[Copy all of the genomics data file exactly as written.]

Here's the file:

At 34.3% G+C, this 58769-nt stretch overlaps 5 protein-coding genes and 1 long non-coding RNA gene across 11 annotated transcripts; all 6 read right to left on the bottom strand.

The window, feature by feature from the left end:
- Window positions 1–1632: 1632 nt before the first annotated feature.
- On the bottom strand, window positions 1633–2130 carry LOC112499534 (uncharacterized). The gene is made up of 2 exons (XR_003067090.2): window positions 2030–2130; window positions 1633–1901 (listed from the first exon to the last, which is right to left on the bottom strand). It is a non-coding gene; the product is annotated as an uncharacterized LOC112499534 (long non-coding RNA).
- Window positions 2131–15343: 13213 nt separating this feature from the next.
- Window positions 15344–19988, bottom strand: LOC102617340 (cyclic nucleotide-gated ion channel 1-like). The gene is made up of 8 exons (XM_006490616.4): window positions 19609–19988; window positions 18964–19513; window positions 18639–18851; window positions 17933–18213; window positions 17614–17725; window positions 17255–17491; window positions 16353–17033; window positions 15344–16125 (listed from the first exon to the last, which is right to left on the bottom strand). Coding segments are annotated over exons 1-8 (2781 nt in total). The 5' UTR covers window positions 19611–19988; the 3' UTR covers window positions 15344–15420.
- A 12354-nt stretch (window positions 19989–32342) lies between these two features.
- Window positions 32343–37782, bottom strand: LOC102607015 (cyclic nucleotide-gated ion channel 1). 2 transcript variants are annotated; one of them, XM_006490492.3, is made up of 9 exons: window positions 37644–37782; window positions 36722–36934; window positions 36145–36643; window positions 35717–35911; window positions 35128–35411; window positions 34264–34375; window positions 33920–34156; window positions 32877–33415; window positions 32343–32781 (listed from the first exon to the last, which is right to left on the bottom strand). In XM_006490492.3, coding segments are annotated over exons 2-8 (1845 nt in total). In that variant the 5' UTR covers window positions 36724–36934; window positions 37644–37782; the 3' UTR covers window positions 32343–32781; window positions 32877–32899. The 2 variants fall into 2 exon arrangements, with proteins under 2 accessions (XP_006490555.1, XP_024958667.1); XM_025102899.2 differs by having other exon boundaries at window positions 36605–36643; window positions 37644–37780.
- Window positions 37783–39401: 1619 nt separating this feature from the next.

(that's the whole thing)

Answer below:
At 34.3% G+C, this 58769-nt stretch overlaps 5 protein-coding genes and 1 long non-coding RNA gene across 11 annotated transcripts; all 6 read right to left on the bottom strand.

The window, feature by feature from the left end:
- Window positions 1–1632: 1632 nt before the first annotated feature.
- On the bottom strand, window positions 1633–2130 carry LOC112499534 (uncharacterized). The gene is made up of 2 exons (XR_003067090.2): window positions 2030–2130; window positions 1633–1901 (listed from the first exon to the last, which is right to left on the bottom strand). It is a non-coding gene; the product is annotated as an uncharacterized LOC112499534 (long non-coding RNA).
- Window positions 2131–15343: 13213 nt separating this feature from the next.
- Window positions 15344–19988, bottom strand: LOC102617340 (cyclic nucleotide-gated ion channel 1-like). The gene is made up of 8 exons (XM_006490616.4): window positions 19609–19988; window positions 18964–19513; window positions 18639–18851; window positions 17933–18213; window positions 17614–17725; window positions 17255–17491; window positions 16353–17033; window positions 15344–16125 (listed from the first exon to the last, which is right to left on the bottom strand). Coding segments are annotated over exons 1-8 (2781 nt in total). The 5' UTR covers window positions 19611–19988; the 3' UTR covers window positions 15344–15420.
- A 12354-nt stretch (window positions 19989–32342) lies between these two features.
- Window positions 32343–37782, bottom strand: LOC102607015 (cyclic nucleotide-gated ion channel 1). 2 transcript variants are annotated; one of them, XM_006490492.3, is made up of 9 exons: window positions 37644–37782; window positions 36722–36934; window positions 36145–36643; window positions 35717–35911; window positions 35128–35411; window positions 34264–34375; window positions 33920–34156; window positions 32877–33415; window positions 32343–32781 (listed from the first exon to the last, which is right to left on the bottom strand). In XM_006490492.3, coding segments are annotated over exons 2-8 (1845 nt in total). In that variant the 5' UTR covers window positions 36724–36934; window positions 37644–37782; the 3' UTR covers window positions 32343–32781; window positions 32877–32899. The 2 variants fall into 2 exon arrangements, with proteins under 2 accessions (XP_006490555.1, XP_024958667.1); XM_025102899.2 differs by having other exon boundaries at window positions 36605–36643; window positions 37644–37780.
- Window positions 37783–39401: 1619 nt separating this feature from the next.